In the wake of a poor Church

The secretary of the Council of Cardinals Marcello Semeraro on the process towards the "thinning and simplification of the Roman Curia"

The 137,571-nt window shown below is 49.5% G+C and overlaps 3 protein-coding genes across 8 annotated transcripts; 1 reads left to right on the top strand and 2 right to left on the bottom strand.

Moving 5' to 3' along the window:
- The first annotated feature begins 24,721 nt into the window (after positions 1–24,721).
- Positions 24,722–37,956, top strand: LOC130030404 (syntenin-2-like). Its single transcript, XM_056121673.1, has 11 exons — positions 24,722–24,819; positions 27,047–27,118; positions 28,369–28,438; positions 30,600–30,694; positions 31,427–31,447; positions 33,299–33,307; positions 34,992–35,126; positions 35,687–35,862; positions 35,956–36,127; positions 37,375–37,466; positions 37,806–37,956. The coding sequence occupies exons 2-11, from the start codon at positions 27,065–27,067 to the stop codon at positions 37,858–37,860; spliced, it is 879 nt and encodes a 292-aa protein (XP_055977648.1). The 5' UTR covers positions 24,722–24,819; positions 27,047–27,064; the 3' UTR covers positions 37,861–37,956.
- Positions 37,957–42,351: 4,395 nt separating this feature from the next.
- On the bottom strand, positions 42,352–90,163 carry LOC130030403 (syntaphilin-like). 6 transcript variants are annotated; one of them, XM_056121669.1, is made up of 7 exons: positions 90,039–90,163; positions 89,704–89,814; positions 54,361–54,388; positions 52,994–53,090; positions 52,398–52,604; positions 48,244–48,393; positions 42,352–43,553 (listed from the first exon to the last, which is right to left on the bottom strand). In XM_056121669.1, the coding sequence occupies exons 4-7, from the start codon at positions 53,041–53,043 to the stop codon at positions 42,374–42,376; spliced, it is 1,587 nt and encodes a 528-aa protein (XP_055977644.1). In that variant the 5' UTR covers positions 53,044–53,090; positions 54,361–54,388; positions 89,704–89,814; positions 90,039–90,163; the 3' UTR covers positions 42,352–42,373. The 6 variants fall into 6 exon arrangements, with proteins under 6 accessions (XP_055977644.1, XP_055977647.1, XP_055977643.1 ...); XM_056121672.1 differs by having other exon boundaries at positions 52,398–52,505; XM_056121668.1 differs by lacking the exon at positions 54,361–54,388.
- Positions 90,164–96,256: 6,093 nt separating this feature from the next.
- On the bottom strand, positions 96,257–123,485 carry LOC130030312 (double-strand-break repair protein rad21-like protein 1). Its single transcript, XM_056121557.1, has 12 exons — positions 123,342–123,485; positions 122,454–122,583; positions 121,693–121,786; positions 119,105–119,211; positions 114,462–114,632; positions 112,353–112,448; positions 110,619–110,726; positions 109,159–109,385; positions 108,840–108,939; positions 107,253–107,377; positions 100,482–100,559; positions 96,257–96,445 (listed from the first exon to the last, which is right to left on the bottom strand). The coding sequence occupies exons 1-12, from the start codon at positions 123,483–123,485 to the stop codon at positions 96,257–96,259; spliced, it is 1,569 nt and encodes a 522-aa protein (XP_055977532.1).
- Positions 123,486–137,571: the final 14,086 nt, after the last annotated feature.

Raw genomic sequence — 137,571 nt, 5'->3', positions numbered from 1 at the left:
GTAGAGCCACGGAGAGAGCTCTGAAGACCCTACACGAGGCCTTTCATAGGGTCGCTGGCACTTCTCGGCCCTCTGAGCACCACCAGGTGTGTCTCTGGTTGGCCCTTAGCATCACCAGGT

The eighth meeting of the Council of Cardinals, the so-called C9, established by Pope Francis “to help the Holy Father in the governance of the universal Church”, and to study a reform project of the Roman Curia, ended February 11. On 12 and 13 February, at the Vatican, was called the Consistory of the College of Cardinals to reflect on guidelines and proposals for the reform of the Curia. On that occasion was presented the progress made so far by the C9, with a report by Monsignor Marcello Semeraro, Secretary of the Council of Cardinals. Your Excellency, the Consistory is presenting a report on the reform of the Curia. What’s its purpose? “The Cardinals, who are the first collaborators and advisers of the Pope, fulfil their ministry both individually in their respective offices which they are assigned to, as well as collegially when they are jointly summoned together to address issues of primary importance. It is the case of the Extraordinary Consistory. It is therefore right that, after a over a year since the start of its activities, the Council refers to the College of Cardinals on the progress made and the work done so far. The Cardinals are thus submitted a short report on the activities and criteria that inspired the reflection of the nine members of the Council with the presentation of a set of results aimed at improvements thanks to the consultation’s extension.”What is the current state of this work? Could you summarize the progress of the C9 so far? “A large part of it is known through the statements of the director of the Vatican Press Office. After an initial phase, that could be described as “heuristic”, dedicated to the collection of information and opinions – the following months were largely dedicated to the notification of the Pope’s decision until the first sessions of the Council – we passed to the study phase and consequently to the formulation of proposals.” What is left to be done?”First of all, it is necessary to complete this third phase. The fact that the Council held over fifty meetings divided into in eight sessions (the last one is taking place in these days of February 2015) shall be taken into due consideration, along with the fact that the reform of the Roman Curia was not the only subject. The Council of Cardinals was established with the primary purpose of helping the Pope in his government for the entire Church, which has been done. For example, the first plenary of the Pontifical Commission for the Protection of Children ended a few days ago. Meanwhile, some results are already taking shape, such as those, announced for some time, on the possibility of uniting some pontifical councils into two larger Dicasteries.”To this regard, there is talk of two major pillars: the laity-family-life pillar, and -charity-peace-justice. It is just the sum of pre-existing realities or is there a different way of thinking, thus of acting?”It if it were just a “sum” there would be no need for a reform. Rather, it consists in a ‘re-visitation’ aimed at the streamlining and reorganization of the Roman Curia, based on the assumption that the merging of Pontifical Council will provide greater relevance, also externally, and greater impact. However, the reform of the Curia could envisage the creation of new Dicasteries, if the circumstances should require it. The first issue is to ensure efficient correspondence with the redeeming mission of the Church.”Is the Curia’s reform a mere streamlining initiative? Or is Pope Francis’ intention to communicate more than this? “I believe that with Pope Francis any thought of ‘hidden agendas’ is out of place. He always speaks clearly! I prefer reading the reform process of the Curia also with the lenses of the ‘Poor Church’ mentioned by the Pope since the beginning of his ministry at Peter’s See. I recall some of the words of his homily of April 24 2013 in thechapel of Saint Marta. I immediately took note of them, as the following week was scheduled a meeting of the Council of Cardinals. The Pope said: ‘And when the Church wants to boast of its quantity and makes organizations, and makes offices and become somewhat bureaucratic, then the Church loses its main substance and is in danger of turning into an NGO. And the Church is not an NGO. It’s a love story… some things are necessary, offices are required … ok! but they are necessary up to a certain point: as an aid to this love story. But when organization takes first place, love falls down and the Church, poor thing, becomes an NGO. And this is not the way forward.’ I firmly believe that this interpretative key should not be overlooked, in order to understand the reform of the Roman Curia.” There is also the hope that these reflections may impact local Churches as well…”This is what I hope. It can be seen that in many cases, both at national and diocesan level (and sometimes even in the parish) there is a tendency to place limitations to… the Roman Curia in terms of the organization. Bearing in mind the principle that organizations should always be – as the Pope states – of help to the love story that every Church is called to share with all men and women of its times. It would be a great antidote to ever-hovering temptations.”

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